“WFMU, you’re on the air.”
With that simple phrase, delivered honestly and expectantly, host Tom Scharpling starts most of the phone calls in to his Best Show on WFMU (iTunes link here). The voice that chirps up is often idiosyncratically familiar, one of a cast of regulars checking in to offer their opinion on topics that Scharpling, in his singular style, has offered his own stance on. In a recent August 16, 2011 episode, old people stealing cookies at the buffet earned a ten-minute lambasting. Callers also take some of Scharpling’s mild ribbing in exchange for a chance to catch Scharpling and fellow listeners up on the comings and goings of a cadre of musicians, comedians, and fellow regualars that make up a lion’s share of the content on the three-hour weekly program. Often celebrity friends of the show call in for a bit of comedic ramble. Folks like Patton Oswalt, Zack Galifianakis, Paul F. Tompkins, and John Hodgman.
Scharpling openly derides some of his non-famous callers. The nasal-voiced curmudgeon Spike, who uses every opportunity to hype John Wesley Shipp, the star of The Flash television series, and the awkward if game “James from Southwest PA,” whose cell phone connection is often as wavering as his tone, take their share of abuse. Another category of participants enjoy the “quality caller” label, and they tell jokes and cheer Scharpling up when his tone sags under the weight of the decade of unpaid three-hour weekly gigs with famous guests and the “mirth, music, and mayhem” that he promises at every outset. These callers, giggling ladies earning their Master’s degrees and hipster dudes in Brooklyn, urge Scharpling back on to the conversations that are the heart of the show, like the buffet discussion, and his stories of pinball in Asbury Park, that remind me, at least, that regional culture is still one of the strongest American forces, made stronger by those who don’t necessarily leave home. Home is a topic close to me, that being the place I’ve just recently returned to.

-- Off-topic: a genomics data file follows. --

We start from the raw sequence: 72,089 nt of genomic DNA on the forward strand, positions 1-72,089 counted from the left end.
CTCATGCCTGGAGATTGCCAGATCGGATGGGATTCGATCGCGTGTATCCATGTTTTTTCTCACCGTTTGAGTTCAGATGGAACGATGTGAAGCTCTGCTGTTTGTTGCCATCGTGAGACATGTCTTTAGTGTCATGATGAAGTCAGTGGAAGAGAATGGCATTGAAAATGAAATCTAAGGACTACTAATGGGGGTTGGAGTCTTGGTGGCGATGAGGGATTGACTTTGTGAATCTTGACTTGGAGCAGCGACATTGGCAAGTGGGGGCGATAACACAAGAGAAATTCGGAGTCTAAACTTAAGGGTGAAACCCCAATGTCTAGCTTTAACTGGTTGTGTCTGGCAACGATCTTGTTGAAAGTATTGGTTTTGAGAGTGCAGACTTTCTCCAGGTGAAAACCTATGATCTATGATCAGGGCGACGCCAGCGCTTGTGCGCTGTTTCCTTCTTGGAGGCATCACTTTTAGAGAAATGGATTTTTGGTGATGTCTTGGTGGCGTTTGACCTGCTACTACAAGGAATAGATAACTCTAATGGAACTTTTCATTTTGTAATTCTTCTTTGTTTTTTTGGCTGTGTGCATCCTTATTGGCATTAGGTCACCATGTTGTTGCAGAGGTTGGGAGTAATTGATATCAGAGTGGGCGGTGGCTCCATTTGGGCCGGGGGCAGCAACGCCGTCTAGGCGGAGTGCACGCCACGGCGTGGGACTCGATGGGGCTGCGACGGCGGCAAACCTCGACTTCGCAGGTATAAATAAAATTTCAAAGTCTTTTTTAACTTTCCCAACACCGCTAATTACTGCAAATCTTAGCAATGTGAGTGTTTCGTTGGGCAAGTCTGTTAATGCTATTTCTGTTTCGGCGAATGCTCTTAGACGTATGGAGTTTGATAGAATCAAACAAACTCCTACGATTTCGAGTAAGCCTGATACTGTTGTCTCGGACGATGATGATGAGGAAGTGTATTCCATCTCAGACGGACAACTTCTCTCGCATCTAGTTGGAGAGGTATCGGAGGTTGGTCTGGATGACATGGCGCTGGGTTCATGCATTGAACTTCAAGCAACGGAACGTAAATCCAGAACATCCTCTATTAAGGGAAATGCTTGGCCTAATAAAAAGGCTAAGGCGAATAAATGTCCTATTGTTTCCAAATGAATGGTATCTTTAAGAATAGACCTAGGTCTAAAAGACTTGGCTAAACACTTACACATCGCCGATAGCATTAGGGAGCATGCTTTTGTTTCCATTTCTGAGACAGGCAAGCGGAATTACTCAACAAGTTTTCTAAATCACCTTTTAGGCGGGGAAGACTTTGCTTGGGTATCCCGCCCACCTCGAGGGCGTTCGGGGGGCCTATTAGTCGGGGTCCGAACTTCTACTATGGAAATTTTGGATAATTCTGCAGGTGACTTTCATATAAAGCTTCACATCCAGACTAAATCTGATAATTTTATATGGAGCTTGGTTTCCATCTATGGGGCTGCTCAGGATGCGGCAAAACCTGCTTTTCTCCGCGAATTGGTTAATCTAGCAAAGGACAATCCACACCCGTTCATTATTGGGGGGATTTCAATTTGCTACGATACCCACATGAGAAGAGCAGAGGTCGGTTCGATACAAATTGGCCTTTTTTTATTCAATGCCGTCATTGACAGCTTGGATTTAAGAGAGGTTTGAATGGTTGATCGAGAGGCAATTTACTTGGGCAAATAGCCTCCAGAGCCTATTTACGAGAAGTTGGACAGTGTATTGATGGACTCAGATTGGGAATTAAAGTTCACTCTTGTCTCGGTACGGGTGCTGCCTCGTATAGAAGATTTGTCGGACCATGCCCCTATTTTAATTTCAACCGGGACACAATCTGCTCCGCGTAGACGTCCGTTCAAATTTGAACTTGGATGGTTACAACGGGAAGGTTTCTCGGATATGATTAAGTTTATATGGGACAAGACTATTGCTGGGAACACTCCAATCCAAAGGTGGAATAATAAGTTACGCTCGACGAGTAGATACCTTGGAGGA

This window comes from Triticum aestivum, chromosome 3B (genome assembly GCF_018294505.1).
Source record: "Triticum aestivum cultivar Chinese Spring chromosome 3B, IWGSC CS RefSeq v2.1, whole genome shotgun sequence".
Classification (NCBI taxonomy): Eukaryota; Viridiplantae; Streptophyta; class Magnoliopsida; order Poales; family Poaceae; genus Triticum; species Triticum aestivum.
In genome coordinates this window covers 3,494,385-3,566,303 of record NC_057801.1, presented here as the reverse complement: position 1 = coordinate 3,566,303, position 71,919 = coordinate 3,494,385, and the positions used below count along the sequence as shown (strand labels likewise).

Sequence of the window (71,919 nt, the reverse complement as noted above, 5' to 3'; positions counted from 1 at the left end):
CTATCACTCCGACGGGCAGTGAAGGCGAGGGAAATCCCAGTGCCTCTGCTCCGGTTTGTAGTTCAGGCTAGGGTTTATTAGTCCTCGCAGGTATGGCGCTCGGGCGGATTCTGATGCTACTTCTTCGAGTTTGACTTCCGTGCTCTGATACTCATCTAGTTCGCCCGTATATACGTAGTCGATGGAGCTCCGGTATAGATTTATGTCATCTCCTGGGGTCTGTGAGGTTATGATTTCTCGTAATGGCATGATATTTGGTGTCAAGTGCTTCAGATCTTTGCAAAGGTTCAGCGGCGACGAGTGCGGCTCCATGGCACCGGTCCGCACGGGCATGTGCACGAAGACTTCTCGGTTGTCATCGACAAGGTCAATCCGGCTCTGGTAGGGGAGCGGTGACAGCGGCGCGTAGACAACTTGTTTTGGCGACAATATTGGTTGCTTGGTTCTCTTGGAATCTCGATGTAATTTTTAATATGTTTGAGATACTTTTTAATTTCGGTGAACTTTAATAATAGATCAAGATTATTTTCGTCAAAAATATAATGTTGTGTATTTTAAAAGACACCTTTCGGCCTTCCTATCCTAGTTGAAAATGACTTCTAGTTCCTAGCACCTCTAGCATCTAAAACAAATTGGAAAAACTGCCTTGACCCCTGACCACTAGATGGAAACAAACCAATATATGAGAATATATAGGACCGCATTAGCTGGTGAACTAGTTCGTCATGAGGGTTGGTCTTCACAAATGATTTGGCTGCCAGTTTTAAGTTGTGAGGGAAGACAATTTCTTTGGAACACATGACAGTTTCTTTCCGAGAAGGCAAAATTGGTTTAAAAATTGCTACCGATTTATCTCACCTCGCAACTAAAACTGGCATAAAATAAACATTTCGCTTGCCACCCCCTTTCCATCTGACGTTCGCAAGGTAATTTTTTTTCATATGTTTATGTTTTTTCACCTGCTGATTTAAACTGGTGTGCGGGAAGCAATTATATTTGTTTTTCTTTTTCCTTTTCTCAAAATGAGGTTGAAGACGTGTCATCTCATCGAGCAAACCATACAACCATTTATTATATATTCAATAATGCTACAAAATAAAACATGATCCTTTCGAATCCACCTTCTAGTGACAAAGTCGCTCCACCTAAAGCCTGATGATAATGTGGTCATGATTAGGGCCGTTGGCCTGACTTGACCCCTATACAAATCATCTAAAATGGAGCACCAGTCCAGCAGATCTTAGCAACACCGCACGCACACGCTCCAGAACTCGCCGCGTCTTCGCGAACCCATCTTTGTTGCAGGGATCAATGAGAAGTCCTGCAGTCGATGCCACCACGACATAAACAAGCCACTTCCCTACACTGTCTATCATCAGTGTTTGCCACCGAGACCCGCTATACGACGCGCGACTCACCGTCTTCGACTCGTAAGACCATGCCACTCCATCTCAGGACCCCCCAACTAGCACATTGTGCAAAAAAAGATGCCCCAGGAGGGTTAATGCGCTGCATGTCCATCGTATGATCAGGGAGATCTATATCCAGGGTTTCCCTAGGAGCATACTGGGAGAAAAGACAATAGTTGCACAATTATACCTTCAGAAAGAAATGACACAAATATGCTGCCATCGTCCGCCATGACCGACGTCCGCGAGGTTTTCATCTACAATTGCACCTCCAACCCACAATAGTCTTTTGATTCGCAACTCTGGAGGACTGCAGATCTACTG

In sum, the Best Show is a three-hour comedy program that is at once an old school radio outpost, a community radio phenomenon, and the product of the online age of digital media and RSS technology. Tom Scharpling started a radio show on the independent station WFMU out of Jersey City, New Jersey, around 2000. Either WFMU already streamed live on the Internet, or they started to, and the show built an audience beyond the traditional broadcast region in New Jersey. Then, according to Wikipedia, Scharpling and Co. began distributing the show via podcast around 2006. The show is rooted in the region, with much conversation surrounding local shows and field trips to nearby points of interest. The only way to relate to a huge number of people is to be as specific as possible. I am very surprised, for example, that I enjoy Scharpling’s discussion of Jersey tourist outposts, but without them he wouldn’t be Scharpling. As I drive around Houston, scanning the buildings, street corners, and alleyways that I’ve haunted since my youth, Scharpling reminds me that it’s not a crime to stick around.
I can’t recall how I was turned onto The Best Show. Probably a confluence of commentary from those who have been influenced by it mentioning the show frequently enough for me to seek it out in podcast form. Like many, I started with the latest episodes, got hooked on the vocabulary of the show, on Scharpling’s palette of quips–my favorite being “Heave ho” to those callers who earn themselves a hang-up–and DJ tricks–my favorite being the way he intentionally cuts off the final syllable of every caller, be they welcomed or heave hoed. Scharpling, who I heard from him an interview somewhere took his style cues from the bombastic, bull-headed, egotistical talk radio show hosts of an earlier era1–the influence of prototypical radio prankster and manipulator Phil Hendrie is ubiquitous if subconscious–commands the air, one minute heaping praise on his favorite regular callers and another minute bellowing self-aggrandizing testaments to his own brilliance.
Comic routines staged as phone calls from the absurd panoply of characters performed by Scharpling’s comedy partner John Wurster intermingle with phone calls from the regulars and interviews with celebrity guests. The show rolls along like a social evening until the sun has set and a sense of calm comes with Scharpling’s introduction of Solid Gold Hell, the show that follows his. The endorphin glow of intermittent laughter and aural satisfaction fades into the night. The experience is a complete one, with rounded corners.